Instructionally Related Activities Funds Request Summary
|Project Sponsor||Sean Anderson|
|Activity Title||Service Learning in New Orleans (ESRM 492)|
|Activity/Event Date||Spring Break 2015|
|Date Funding Needed By||October 2015|
|Report submitted for previously Funded Activity?||Yes|
|Report submitted for previously Funded Activity||ira-report-form-10-01-13-nola-2013.docx|
|Academic Program or Center Name||ESRM|
|Estimated total Course Fee revenue||10,200|
|Amount Requested from IRA||27,265|
|Estimated Number of Students Participating||12|
|Conditions and Considerations||Field Trip|
|Brief Activity Description||Students from ESRM 492 will participate in an intense 11-day field course in and around New Orleans, Louisiana. We will examine the management drivers that led to the man-made disasters that we know as Hurricane Katrina and the Deepwater Horizon Oil Spill. This course is a mix of tours by local experts, discussions with survivors and residents, environmental impact assessment, restoration efforts to reverse Katrina-induced degradation and the rebuilding of communities. For the past three years we have de-emphasized the physical rebuilding of structures and turned towards installing community food gardens in impoverished neighborhoods, splitting most trip days roughly evenly between garden installations and wetland restoration work. At the time of this application, we are just preparing to leave for this year’s trip over Spring Break in March of 2014 (our eighth such IRA funded trip).|
Students will travel to New Orleans, Louisiana to examine first hand the on-going disruptions to daily life and the lingering impacts of poor coastal resource management. We will spend the first two days touring around the greater New Orleans region. Our travels will initially focus on the drivers of wetland loss and historic mismanagement of the Mississippi River delta by the Army Corps of Engineers, local levee boards, etc. The rest of the week will find us conducting environmental impact assessments and wetland restoration projects in Belle Chase’s Woodlands Trail and Park (one of the few remnant bottomland hardwood forests surrounding Greater New Orleans). Guest speakers and guides will come from Tulane University, Louisiana State University, the United States Geological Survey, the New Orleans Mayor Office, Basin Street Records, etc. In the past our final days were devoted to helping construct affordable housing units for displaced residents (in St. Bernard’s Parish, the Lower 9th Ward of Orleans Parish) and building community food gardens (in conjunction with Common Grounds community center in Buras, LA and with New Orleans Food and Farm Network in greater New Orleans). This trip I am attempting to deepen new relationships with a school in the Lower 9th Ward teaching children about gardening and sustainable food systems and with a just-beginning community farm in New Orleans’ City Park (Grow Dat Farms) which we partnered with very briefly last year.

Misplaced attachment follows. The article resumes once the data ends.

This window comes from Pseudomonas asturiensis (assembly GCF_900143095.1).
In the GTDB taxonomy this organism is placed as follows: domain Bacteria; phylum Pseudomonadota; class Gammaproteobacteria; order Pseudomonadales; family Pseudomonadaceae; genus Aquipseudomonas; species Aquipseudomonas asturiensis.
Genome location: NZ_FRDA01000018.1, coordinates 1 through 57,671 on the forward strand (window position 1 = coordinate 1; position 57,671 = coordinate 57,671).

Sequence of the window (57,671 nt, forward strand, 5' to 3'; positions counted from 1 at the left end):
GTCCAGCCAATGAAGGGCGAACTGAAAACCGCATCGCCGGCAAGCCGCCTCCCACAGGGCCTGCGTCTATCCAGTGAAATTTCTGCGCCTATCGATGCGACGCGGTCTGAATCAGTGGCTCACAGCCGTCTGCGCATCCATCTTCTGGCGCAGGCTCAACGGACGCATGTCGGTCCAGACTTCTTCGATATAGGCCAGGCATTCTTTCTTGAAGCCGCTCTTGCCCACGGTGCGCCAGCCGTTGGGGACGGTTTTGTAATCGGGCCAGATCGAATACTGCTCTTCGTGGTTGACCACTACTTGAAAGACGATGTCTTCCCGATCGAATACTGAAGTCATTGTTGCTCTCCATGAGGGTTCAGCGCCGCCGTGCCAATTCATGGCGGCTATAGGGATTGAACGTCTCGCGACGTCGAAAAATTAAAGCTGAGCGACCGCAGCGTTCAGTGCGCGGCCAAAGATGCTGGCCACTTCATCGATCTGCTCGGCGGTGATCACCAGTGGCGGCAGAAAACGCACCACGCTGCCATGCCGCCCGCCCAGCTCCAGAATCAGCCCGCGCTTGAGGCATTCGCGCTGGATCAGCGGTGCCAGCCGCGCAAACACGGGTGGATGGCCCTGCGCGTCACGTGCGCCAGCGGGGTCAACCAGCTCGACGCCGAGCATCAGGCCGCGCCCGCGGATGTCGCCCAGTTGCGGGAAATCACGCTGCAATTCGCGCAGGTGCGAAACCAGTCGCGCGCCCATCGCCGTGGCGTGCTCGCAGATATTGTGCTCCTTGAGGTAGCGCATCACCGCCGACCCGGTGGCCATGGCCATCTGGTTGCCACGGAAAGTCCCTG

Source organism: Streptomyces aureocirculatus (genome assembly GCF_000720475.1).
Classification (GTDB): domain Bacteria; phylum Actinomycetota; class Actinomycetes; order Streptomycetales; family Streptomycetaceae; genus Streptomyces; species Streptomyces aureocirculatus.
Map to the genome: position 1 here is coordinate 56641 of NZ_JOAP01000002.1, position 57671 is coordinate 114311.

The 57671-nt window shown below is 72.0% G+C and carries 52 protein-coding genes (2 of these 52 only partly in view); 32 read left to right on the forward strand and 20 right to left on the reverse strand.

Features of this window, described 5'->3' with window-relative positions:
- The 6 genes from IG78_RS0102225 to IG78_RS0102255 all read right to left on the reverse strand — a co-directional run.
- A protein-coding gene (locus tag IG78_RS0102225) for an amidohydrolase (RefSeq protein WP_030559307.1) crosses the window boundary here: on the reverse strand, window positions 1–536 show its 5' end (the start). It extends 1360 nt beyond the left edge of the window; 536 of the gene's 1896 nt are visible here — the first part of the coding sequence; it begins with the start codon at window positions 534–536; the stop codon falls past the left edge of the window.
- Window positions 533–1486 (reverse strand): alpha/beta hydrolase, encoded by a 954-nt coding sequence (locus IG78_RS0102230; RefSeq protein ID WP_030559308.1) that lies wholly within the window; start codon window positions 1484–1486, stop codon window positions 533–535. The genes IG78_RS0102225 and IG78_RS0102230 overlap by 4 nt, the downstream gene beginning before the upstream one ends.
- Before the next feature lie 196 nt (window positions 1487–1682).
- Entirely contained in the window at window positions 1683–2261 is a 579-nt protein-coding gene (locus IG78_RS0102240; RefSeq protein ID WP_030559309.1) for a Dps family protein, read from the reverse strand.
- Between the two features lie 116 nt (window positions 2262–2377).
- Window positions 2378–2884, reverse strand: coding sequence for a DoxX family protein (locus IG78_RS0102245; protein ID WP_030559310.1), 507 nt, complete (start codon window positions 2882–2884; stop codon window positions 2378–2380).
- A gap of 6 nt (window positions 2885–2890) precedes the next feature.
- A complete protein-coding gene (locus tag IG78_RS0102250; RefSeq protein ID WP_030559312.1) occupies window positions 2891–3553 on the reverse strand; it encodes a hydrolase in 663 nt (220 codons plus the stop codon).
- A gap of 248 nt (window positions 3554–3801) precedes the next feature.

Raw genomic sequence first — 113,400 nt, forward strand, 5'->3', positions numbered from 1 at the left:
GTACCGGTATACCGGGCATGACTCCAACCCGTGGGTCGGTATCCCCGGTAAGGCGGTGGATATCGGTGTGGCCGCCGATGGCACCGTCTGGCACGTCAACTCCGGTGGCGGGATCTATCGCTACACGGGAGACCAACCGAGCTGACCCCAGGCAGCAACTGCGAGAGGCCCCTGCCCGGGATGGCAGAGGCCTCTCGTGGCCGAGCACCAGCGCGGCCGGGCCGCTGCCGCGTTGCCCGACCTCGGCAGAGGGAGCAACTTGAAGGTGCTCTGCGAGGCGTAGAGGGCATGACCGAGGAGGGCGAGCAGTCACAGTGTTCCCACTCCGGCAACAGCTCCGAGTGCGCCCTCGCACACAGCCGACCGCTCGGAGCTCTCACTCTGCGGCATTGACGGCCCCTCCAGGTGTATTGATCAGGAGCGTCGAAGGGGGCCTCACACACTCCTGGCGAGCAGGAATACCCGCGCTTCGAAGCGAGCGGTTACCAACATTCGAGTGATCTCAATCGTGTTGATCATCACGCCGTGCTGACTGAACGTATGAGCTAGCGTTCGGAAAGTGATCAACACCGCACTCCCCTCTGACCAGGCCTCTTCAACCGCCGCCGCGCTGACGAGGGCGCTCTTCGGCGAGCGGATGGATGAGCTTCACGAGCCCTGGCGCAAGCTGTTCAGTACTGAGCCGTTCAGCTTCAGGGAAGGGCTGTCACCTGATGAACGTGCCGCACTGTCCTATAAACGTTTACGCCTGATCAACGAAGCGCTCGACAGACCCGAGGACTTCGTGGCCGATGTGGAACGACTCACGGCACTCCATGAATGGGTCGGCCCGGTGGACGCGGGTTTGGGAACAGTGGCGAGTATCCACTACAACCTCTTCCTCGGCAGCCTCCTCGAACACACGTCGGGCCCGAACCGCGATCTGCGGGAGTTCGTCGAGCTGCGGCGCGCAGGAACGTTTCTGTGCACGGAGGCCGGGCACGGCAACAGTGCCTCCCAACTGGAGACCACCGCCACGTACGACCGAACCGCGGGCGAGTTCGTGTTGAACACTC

|Learning Outcomes and Relation to IRA to Course Offerings||While this trip is organized around one particular region, many of the lessons and learning outcomes bear directly on life in the Coastal Zone of California and beyond. Some of these outcomes include:|
- understanding the links between environmental quality and human well-being
- articulating ecosystem services
- understanding that incompetent and corrupt leadership kills
- appreciating the influence of New Orleans culture on American visual and musical arts
- empowerment through community service
- fostering active citizenship
- understanding the importance of access to affordable, healthy food for all peoples
|Description of Assessment Process||Students will present independent research project, documentation posters, videos, and/or demonstrations during finals week in a session open to the campus community. We will also post daily (brief) podcasts. Ultimately our physical products (food grown, trees planted, etc.) are the best assessment our efforts.|